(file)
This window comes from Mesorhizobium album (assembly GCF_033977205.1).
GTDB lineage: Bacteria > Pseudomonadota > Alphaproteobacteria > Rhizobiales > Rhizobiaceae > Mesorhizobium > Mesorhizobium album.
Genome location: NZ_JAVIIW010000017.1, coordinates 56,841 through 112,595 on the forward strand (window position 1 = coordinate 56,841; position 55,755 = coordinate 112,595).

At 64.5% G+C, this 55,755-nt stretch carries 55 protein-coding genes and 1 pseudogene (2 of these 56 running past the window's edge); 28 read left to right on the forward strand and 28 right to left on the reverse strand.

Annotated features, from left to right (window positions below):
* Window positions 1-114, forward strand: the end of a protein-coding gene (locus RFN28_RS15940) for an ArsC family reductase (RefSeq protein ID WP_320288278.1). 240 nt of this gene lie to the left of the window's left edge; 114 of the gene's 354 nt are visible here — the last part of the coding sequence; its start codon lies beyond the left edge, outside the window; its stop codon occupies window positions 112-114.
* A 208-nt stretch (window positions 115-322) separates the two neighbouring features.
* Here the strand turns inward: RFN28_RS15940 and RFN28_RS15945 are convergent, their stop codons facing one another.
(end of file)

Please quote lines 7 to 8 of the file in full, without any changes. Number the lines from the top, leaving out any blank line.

* A 208-nt stretch (window positions 115-322) separates the two neighbouring features.
* Here the strand turns inward: RFN28_RS15940 and RFN28_RS15945 are convergent, their stop codons facing one another.